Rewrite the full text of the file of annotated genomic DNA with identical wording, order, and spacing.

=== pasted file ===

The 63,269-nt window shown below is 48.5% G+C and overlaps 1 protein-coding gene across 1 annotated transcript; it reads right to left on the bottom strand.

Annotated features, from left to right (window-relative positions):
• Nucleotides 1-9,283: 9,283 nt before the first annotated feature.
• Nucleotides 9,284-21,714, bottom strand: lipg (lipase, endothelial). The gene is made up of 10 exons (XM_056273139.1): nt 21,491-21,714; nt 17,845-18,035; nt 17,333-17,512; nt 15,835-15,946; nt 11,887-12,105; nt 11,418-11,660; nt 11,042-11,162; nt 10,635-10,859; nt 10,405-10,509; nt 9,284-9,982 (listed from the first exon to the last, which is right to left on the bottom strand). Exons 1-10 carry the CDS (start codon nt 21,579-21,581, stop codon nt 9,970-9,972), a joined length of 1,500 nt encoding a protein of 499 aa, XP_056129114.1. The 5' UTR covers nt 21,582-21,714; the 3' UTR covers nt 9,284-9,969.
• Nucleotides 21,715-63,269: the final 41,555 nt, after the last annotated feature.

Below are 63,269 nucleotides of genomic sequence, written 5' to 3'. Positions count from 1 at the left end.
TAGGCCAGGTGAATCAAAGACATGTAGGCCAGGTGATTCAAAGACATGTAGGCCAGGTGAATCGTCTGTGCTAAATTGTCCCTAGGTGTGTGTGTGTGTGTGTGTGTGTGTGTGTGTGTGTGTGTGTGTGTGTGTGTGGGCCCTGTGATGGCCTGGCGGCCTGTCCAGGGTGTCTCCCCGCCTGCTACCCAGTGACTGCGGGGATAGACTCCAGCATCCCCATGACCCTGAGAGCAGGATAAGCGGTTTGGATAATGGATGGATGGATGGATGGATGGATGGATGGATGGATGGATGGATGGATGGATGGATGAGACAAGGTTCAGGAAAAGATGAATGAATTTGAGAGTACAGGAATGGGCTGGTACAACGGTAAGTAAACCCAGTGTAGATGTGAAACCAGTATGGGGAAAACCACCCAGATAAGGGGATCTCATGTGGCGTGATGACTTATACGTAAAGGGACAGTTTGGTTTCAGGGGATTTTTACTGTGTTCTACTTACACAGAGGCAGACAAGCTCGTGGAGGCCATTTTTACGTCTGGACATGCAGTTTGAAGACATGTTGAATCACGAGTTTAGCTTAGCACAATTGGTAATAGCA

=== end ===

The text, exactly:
The 63,269-nt window shown below is 48.5% G+C and overlaps 1 protein-coding gene across 1 annotated transcript; it reads right to left on the bottom strand.

Annotated features, from left to right (window-relative positions):
• Nucleotides 1-9,283: 9,283 nt before the first annotated feature.
• Nucleotides 9,284-21,714, bottom strand: lipg (lipase, endothelial). The gene is made up of 10 exons (XM_056273139.1): nt 21,491-21,714; nt 17,845-18,035; nt 17,333-17,512; nt 15,835-15,946; nt 11,887-12,105; nt 11,418-11,660; nt 11,042-11,162; nt 10,635-10,859; nt 10,405-10,509; nt 9,284-9,982 (listed from the first exon to the last, which is right to left on the bottom strand). Exons 1-10 carry the CDS (start codon nt 21,579-21,581, stop codon nt 9,970-9,972), a joined length of 1,500 nt encoding a protein of 499 aa, XP_056129114.1. The 5' UTR covers nt 21,582-21,714; the 3' UTR covers nt 9,284-9,969.
• Nucleotides 21,715-63,269: the final 41,555 nt, after the last annotated feature.

Below are 63,269 nucleotides of genomic sequence, written 5' to 3'. Positions count from 1 at the left end.
TAGGCCAGGTGAATCAAAGACATGTAGGCCAGGTGATTCAAAGACATGTAGGCCAGGTGAATCGTCTGTGCTAAATTGTCCCTAGGTGTGTGTGTGTGTGTGTGTGTGTGTGTGTGTGTGTGTGTGTGTGTGTGTGTGGGCCCTGTGATGGCCTGGCGGCCTGTCCAGGGTGTCTCCCCGCCTGCTACCCAGTGACTGCGGGGATAGACTCCAGCATCCCCATGACCCTGAGAGCAGGATAAGCGGTTTGGATAATGGATGGATGGATGGATGGATGGATGGATGGATGGATGGATGGATGGATGGATGGATGAGACAAGGTTCAGGAAAAGATGAATGAATTTGAGAGTACAGGAATGGGCTGGTACAACGGTAAGTAAACCCAGTGTAGATGTGAAACCAGTATGGGGAAAACCACCCAGATAAGGGGATCTCATGTGGCGTGATGACTTATACGTAAAGGGACAGTTTGGTTTCAGGGGATTTTTACTGTGTTCTACTTACACAGAGGCAGACAAGCTCGTGGAGGCCATTTTTACGTCTGGACATGCAGTTTGAAGACATGTTGAATCACGAGTTTAGCTTAGCACAATTGGTAATAGCA